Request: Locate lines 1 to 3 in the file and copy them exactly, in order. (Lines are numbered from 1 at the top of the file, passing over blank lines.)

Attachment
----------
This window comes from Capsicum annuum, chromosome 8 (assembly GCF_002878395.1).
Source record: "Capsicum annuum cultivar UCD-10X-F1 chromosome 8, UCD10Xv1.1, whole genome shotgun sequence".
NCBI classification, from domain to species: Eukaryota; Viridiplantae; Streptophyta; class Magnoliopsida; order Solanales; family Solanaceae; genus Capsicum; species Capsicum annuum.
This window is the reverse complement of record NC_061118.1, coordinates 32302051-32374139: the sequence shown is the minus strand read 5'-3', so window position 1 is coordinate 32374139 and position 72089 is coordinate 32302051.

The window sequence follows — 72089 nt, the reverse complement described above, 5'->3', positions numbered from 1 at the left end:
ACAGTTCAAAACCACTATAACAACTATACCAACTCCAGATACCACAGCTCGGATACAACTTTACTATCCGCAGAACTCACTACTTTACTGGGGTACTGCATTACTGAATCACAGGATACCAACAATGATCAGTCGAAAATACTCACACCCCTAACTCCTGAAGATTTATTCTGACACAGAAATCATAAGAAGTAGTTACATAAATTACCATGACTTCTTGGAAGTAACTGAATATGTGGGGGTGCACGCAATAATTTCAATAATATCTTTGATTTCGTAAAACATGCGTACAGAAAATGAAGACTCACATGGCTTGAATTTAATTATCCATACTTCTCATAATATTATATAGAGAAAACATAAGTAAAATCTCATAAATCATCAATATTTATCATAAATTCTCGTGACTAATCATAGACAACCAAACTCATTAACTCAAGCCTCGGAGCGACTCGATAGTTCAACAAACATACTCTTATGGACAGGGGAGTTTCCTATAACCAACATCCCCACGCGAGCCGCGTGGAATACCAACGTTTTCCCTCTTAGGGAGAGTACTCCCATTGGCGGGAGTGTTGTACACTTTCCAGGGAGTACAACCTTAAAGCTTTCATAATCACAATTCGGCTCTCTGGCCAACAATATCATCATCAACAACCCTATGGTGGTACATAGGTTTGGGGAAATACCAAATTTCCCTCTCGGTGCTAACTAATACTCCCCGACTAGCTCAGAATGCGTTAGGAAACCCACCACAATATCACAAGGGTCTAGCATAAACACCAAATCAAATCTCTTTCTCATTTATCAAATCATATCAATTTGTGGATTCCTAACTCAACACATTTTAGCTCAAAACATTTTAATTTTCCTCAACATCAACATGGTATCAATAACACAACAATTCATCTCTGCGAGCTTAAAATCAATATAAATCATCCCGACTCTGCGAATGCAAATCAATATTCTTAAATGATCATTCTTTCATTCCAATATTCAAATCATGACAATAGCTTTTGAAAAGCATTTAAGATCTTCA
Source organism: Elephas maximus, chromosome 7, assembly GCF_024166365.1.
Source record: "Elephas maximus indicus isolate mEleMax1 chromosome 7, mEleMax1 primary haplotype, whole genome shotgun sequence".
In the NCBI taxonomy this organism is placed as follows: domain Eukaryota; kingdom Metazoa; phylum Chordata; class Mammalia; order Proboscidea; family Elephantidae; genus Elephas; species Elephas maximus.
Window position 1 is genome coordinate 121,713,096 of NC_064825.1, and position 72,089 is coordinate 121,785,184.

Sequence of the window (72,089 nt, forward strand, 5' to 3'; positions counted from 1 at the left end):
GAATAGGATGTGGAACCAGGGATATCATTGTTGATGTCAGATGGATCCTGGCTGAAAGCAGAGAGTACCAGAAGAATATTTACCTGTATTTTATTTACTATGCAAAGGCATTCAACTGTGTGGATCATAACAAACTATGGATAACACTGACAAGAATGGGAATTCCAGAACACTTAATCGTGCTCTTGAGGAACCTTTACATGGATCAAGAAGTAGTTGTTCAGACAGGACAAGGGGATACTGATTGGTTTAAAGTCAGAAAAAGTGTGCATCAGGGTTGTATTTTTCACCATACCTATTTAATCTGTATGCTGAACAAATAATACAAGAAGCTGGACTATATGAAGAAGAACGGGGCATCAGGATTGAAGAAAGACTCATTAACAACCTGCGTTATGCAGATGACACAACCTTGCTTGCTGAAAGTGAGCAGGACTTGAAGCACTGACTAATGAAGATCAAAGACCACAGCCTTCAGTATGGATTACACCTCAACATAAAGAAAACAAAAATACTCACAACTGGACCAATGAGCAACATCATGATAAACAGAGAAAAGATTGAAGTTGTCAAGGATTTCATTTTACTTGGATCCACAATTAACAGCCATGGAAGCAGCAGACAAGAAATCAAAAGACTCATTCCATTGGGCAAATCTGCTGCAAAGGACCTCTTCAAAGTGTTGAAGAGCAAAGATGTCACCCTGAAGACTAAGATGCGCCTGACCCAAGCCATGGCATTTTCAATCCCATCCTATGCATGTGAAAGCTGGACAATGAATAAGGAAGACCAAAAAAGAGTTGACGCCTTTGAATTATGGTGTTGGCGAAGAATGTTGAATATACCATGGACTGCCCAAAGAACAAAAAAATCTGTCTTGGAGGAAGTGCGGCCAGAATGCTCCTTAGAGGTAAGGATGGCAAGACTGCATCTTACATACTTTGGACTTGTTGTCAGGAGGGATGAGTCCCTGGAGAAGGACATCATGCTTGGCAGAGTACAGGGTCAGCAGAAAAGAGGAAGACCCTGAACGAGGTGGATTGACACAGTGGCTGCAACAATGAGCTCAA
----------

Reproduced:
This window comes from Capsicum annuum, chromosome 8 (assembly GCF_002878395.1).
Source record: "Capsicum annuum cultivar UCD-10X-F1 chromosome 8, UCD10Xv1.1, whole genome shotgun sequence".
NCBI classification, from domain to species: Eukaryota; Viridiplantae; Streptophyta; class Magnoliopsida; order Solanales; family Solanaceae; genus Capsicum; species Capsicum annuum.